Battle of White Plains

The Battle of White Plains was fought on October 28, 1776 during George Washington’s retreat from New York City. Washington positioned his depleted Continental Army on hills near White Plains, New York, east of the Hudson River. He established 3-mile long defensive positions, including two lines of earthworks, anchored by swampy land near the Bronx River on one flank and Chatterton’s Hill on the other.

Categories
Mysterious America

Abandoned America: Prisons and Asylums

Visiting a former prison or asylum is an eerie experience, knowing you are free to explore where hundreds were once trapped. Has so much suffering and loneliness left something intangible behind?

Most people avoid ending up in a prison or asylum, opting instead to experience it vicariously through television, movies, or books. When these institutions close, there’s not much that can be done with them. Some local communities, however, have figured out how they can profit from public curiosity by offering tours and events. It’s a unique experience, and thousands flock to see the empty corridors. Here are just a few of the former prisons and asylums I’ve visited over the years. Not all are open to the public, but most are.

Joliet Correctional Center

The former Joliet Correctional Center at 1125 Collins Street in Joliet, Illinois opened in 1858 and was originally called the Illinois State Penitentiary, Joliet. It was built using distinctive, locally quarried yellow limestone. It closed in 2002, but not before being used as a backdrop in several films, most notably The Blues Brothers (1980). It sat abandoned for many years, until being purchased by the city in 2017 and opened for tours. Ursula Bielski recently wrote a book about the institution called The Haunting of Joliet Prison.

Categories
Commentary

The Quartzsite Affair

When a small town reporter was removed from a public meeting and its mayor replaced by the chief of police, Quartzsite, Arizona showed how quickly democracy can devolve into dictatorship.

On the morning of July 11, 2011, residents of Quartzsite, Arizona, a small town of 3,677, awoke to find themselves in the midst of a bloodless coup. Sunday night, the five-member town council held a closed session in which they declared a state of emergency, ousted the mayor, and installed the chief of police as chief executive. Their alarming actions were the latest salvo in a battle over a woman who was arrested for speaking out at a Quartzsite town council meeting the previous week.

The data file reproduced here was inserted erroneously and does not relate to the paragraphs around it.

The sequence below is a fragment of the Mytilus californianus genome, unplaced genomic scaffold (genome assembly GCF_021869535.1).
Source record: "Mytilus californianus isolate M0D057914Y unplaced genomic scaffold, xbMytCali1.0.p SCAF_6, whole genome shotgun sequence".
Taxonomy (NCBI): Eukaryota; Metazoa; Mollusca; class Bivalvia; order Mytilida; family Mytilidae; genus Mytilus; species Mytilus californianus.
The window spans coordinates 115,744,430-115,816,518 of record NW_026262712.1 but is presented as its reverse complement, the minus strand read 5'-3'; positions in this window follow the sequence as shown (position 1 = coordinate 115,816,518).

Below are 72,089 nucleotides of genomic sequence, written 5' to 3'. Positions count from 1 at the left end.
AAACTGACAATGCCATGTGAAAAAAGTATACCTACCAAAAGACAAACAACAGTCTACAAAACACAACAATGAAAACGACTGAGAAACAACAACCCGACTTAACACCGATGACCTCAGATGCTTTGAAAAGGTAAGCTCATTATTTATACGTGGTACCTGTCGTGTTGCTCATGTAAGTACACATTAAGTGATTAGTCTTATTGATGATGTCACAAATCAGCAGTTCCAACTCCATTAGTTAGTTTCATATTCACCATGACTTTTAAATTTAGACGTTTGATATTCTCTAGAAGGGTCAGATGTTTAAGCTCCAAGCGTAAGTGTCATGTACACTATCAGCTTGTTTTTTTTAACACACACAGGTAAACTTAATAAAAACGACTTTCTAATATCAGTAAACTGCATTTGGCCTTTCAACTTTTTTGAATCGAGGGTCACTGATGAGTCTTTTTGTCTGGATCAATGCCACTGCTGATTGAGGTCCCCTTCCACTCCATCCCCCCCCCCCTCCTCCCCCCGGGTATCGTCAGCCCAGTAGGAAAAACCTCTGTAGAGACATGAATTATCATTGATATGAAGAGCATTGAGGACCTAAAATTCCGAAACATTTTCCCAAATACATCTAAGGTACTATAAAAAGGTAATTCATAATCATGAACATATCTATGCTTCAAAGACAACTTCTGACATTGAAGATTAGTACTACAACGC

On June 28, Jennifer Jones, publisher of the Desert Freedom Press, rose during the “call to the public” section of the meeting, in which members of the public are invited to speak. Jones began to address rules that had been recently introduced by the town council, at which time one council member, a Mr. Joe Winslow, ordered her to relinquish the microphone. When she refused, Police Sergeant Fabiola Garcia attempted to forcibly remove the microphone from Jones’ hands.

Quartzsite’s mayor, Ed Foster, who was elected in May 2010 on a platform of fighting corruption, protested the removal and even told the officers that they were violating the rules of order. This was not the first time the mayor and the town council had been at odds. Mr. Foster had recently uncovered a ghost payroll totaling around $250,000 a year, and suspected the town council members themselves were involved with the graft.

Categories
Historic America Photography

Stories in Stone: Sir John Dill

Equestrian monument to British Field Marshal Sir John Greer Dill (1881-1944) in Arlington National Cemetery in Arlington, Virginia. Sir John Dill fought in the First World War and was promoted field marshal in 1941. However, he did not get along well with British Prime Minister Winston Churchill, who sent him to Washington, DC as his military representative. This turned out to be a blessing for all involved, as Dill was enormously influential in fostering cooperation between the British and American armed forces in World War Two. He died in November 1944 never witnessing an end to that conflict. The American Joint Chiefs of Staff wrote:

“His character and wisdom, his selfless devotion to the allied cause, made his contribution to the combined British-American war effort of outstanding importance.”